The major US watersheds with the greatest number of studies implementing biophysical assessment of the ecosystem services supply were located in southeastern and midwestern regions (Figure 7A). Overall, all watershed regions included supply assessment of the three classes of services, that is, regulating, provision, and cultural, with the exception of the Ohio and Tennessee regions that only included provisioning and regulating services. The watershed regions that were most studied from the supply perspective included the Upper Mississippi (HUC 07), the Missouri (HUC 10), and the South Atlantic-Gulf (HUC 03). The Souris-Red-Rainy (HUC 09) and the Upper Colorado (HUC 14) were the regions that were least studied using the supply dimension.
Studies that assessed the social demand of ecosystem services (i.e., implementing sociocultural or economic valuation) were concentrated in the eastern half of the country (Figure 7B). Overall, all watershed regions included assessment of the three classes of services, that is, regulating, provision, and cultural, with the exception of the Texas-Gulf region that only included cultural services. The most-studied major watersheds from the social demand perspective included the Upper Mississippi (HUC 07), the South-Atlantic (HUC 03), and the Mid-Atlantic (HUC 02). The remaining watersheds, with the exception of the Pacific Northwest (HUC 17), the Great Lakes (HUC 04), and the Lower Mississippi (HUC 08), had less than six studies on the social demand of ecosystem services.
Water resources management and planning in the USA face the challenge of not only ensuring the needs for humans but also preserving ecosystem health, which has a direct connection to human well-being through ecosystem services [4, 6]. This meta-analysis provides a comprehensive inventory of watershed-scale ecosystem services knowledge across major US watersheds. More specifically, our analysis summarizes the scientific literature since 2000 within the context of the number of studies investigating the biophysical supply and social demand for ecosystem services. We found a temporal trend in the number of publications similar to that found from international studies following the global development trend in this research area [3, 22]. Our results emphasize the urgent need to implement interdisciplinary frameworks that take into account the interdependent social, economic, and biophysical dynamics of shared water resources and the need for using integrative approaches to capture different value domains [18, 23].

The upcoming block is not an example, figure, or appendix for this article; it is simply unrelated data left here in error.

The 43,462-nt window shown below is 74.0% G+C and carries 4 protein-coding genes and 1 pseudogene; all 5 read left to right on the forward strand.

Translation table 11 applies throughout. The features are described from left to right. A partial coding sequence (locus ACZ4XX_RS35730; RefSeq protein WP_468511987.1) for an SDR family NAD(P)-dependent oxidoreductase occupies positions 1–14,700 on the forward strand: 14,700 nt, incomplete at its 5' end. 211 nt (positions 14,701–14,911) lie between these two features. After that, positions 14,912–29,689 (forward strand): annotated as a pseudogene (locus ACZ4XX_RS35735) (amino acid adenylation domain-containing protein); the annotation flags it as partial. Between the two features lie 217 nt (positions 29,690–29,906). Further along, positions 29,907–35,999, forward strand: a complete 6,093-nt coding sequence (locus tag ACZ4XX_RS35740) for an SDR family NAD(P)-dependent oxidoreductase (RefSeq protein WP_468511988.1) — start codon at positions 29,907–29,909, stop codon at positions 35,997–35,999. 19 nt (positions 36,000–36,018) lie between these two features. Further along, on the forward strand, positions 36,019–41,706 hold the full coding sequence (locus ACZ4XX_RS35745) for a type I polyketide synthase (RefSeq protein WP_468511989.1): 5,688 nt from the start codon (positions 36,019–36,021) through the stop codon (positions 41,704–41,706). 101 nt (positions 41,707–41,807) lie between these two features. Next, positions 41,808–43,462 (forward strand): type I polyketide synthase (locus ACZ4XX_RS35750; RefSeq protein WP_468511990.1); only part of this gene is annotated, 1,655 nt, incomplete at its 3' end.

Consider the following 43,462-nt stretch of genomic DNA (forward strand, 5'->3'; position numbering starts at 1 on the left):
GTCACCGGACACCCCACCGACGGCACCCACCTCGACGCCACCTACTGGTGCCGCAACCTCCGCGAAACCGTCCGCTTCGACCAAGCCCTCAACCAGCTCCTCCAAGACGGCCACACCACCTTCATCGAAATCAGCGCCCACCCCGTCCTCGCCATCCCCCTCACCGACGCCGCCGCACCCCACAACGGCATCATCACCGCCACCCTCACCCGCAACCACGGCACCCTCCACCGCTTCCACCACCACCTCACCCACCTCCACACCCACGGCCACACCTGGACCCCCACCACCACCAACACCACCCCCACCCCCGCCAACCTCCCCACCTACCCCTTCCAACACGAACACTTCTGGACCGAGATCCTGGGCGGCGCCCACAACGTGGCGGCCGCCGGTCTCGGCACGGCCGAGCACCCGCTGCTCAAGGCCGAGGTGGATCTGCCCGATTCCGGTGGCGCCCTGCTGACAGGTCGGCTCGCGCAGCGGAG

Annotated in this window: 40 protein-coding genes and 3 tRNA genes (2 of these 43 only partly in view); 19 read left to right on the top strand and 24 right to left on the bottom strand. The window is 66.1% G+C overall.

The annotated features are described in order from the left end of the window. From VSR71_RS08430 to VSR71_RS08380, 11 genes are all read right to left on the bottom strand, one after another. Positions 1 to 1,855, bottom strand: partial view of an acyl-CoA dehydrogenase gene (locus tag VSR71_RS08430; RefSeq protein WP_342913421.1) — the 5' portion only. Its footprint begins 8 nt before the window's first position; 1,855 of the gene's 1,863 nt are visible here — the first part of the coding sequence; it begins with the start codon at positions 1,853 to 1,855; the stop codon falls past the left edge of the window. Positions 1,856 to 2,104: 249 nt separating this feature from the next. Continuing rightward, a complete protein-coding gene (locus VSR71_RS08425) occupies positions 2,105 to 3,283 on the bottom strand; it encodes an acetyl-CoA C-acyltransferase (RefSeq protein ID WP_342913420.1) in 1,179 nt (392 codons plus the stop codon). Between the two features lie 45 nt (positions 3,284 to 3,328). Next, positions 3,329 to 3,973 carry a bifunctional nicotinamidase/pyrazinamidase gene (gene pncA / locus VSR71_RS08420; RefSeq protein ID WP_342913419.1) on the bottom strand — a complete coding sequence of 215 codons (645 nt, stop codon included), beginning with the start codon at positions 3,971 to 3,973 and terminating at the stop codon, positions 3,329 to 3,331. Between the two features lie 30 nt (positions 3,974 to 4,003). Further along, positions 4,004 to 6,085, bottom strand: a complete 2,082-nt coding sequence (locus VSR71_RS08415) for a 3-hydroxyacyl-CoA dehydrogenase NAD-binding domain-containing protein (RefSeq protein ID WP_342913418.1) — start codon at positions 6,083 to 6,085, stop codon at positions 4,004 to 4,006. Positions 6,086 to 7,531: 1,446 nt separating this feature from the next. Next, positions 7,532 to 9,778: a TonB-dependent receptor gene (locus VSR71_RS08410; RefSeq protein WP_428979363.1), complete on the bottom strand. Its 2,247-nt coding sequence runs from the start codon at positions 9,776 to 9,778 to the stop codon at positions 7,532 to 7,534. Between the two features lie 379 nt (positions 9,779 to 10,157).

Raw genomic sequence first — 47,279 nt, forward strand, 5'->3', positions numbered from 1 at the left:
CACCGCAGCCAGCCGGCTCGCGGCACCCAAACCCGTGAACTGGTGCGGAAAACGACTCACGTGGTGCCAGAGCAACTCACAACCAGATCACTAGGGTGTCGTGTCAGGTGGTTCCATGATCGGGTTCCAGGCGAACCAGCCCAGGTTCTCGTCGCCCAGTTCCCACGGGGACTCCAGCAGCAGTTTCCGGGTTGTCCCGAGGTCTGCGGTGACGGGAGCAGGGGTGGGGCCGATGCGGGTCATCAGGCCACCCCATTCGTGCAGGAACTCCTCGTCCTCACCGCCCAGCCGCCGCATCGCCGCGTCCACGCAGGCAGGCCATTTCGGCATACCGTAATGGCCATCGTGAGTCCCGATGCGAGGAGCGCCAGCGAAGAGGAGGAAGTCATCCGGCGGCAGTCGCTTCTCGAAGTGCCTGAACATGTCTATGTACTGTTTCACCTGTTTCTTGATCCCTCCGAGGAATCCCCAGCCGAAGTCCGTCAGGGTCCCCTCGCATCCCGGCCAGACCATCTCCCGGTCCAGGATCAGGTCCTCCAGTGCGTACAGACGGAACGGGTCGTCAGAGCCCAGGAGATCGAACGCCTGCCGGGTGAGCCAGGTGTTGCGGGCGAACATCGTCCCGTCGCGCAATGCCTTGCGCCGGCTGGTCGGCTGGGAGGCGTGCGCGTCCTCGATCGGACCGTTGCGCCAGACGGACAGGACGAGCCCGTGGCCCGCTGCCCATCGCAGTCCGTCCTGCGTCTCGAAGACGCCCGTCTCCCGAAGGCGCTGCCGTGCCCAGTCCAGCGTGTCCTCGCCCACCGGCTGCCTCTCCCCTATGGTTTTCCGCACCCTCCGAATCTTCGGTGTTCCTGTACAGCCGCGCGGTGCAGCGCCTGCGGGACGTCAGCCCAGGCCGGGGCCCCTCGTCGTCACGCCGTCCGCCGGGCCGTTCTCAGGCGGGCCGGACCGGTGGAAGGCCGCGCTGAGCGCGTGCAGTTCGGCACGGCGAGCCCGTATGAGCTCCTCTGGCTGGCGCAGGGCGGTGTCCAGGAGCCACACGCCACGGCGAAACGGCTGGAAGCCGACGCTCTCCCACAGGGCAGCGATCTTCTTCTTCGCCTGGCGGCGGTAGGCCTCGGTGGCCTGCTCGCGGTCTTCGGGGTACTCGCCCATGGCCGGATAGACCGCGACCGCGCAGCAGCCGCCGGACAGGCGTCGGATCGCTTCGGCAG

Overall, our results showed that the number of studies investigating regulating and provisioning services was higher relative to those investigating cultural services. This finding is consistent with similar studies across the globe, where research on the supply and demand of ecosystem services has focused mainly on provisioning and regulating services [24, 25]. In the Mediterranean region, for example,  showed that provisioning services attracted much more scientific attention, which is also consistent with most of the findings related to the assessment of ecosystem services in European landscapes [13, 23]. Furthermore, using the CICES classification, we found that from a total of 308 ecosystem services studied across all US watersheds, regulating services (e.g., filtration, sequestration, storage and accumulation by ecosystems, habitat maintenance, and chemical conditions of freshwaters) were most commonly studied, while cultural services (e.g., educational and cultural heritage) were the least studied. As recently highlighted by the Intergovernmental Science-Policy Platform on Biodiversity and Ecosystem Services (IPBES), there is an urgent need for global efforts by governments, academia, and society to promote knowledge of earth’s biodiversity and ecosystems, with the aim of informing sustainable policy and management of natural resources [26, 27]. One of the key components of the IPBES approach is the notion of nature’s contributions to people, which recognizes the critical role that culture plays in defining all links between humans and ecosystems. We therefore argue that there is also a need to recognize the important role that cultural services and values can play in water resources management in the USA and the need to operationalize the role of indigenous and local knowledge in understanding watershed’s contribution to people [26, 28].